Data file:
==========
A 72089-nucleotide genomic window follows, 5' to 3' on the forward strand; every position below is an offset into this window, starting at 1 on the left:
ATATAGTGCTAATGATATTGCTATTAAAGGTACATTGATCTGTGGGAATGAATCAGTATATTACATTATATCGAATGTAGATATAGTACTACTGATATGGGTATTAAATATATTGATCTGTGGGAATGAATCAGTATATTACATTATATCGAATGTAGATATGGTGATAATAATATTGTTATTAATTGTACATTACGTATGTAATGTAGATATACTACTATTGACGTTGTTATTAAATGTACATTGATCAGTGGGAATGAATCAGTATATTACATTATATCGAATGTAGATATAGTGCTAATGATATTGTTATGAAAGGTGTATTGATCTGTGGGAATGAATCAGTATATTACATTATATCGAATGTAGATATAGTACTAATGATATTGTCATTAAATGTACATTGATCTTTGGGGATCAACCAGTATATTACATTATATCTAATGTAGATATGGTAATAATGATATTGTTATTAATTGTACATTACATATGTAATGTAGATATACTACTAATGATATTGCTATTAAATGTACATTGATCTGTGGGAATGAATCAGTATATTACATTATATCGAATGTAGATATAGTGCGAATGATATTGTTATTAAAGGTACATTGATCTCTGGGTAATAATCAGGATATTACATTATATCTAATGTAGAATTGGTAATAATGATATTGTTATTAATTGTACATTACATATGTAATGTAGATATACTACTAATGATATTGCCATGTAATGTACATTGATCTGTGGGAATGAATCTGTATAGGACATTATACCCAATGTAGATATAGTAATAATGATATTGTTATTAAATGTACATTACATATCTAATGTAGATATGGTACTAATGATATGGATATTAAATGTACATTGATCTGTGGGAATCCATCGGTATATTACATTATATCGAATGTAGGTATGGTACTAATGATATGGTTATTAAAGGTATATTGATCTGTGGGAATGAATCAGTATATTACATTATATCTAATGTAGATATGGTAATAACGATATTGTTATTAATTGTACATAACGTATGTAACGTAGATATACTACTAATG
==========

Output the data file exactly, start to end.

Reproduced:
A 72089-nucleotide genomic window follows, 5' to 3' on the forward strand; every position below is an offset into this window, starting at 1 on the left:
ATATAGTGCTAATGATATTGCTATTAAAGGTACATTGATCTGTGGGAATGAATCAGTATATTACATTATATCGAATGTAGATATAGTACTACTGATATGGGTATTAAATATATTGATCTGTGGGAATGAATCAGTATATTACATTATATCGAATGTAGATATGGTGATAATAATATTGTTATTAATTGTACATTACGTATGTAATGTAGATATACTACTATTGACGTTGTTATTAAATGTACATTGATCAGTGGGAATGAATCAGTATATTACATTATATCGAATGTAGATATAGTGCTAATGATATTGTTATGAAAGGTGTATTGATCTGTGGGAATGAATCAGTATATTACATTATATCGAATGTAGATATAGTACTAATGATATTGTCATTAAATGTACATTGATCTTTGGGGATCAACCAGTATATTACATTATATCTAATGTAGATATGGTAATAATGATATTGTTATTAATTGTACATTACATATGTAATGTAGATATACTACTAATGATATTGCTATTAAATGTACATTGATCTGTGGGAATGAATCAGTATATTACATTATATCGAATGTAGATATAGTGCGAATGATATTGTTATTAAAGGTACATTGATCTCTGGGTAATAATCAGGATATTACATTATATCTAATGTAGAATTGGTAATAATGATATTGTTATTAATTGTACATTACATATGTAATGTAGATATACTACTAATGATATTGCCATGTAATGTACATTGATCTGTGGGAATGAATCTGTATAGGACATTATACCCAATGTAGATATAGTAATAATGATATTGTTATTAAATGTACATTACATATCTAATGTAGATATGGTACTAATGATATGGATATTAAATGTACATTGATCTGTGGGAATCCATCGGTATATTACATTATATCGAATGTAGGTATGGTACTAATGATATGGTTATTAAAGGTATATTGATCTGTGGGAATGAATCAGTATATTACATTATATCTAATGTAGATATGGTAATAACGATATTGTTATTAATTGTACATAACGTATGTAACGTAGATATACTACTAATG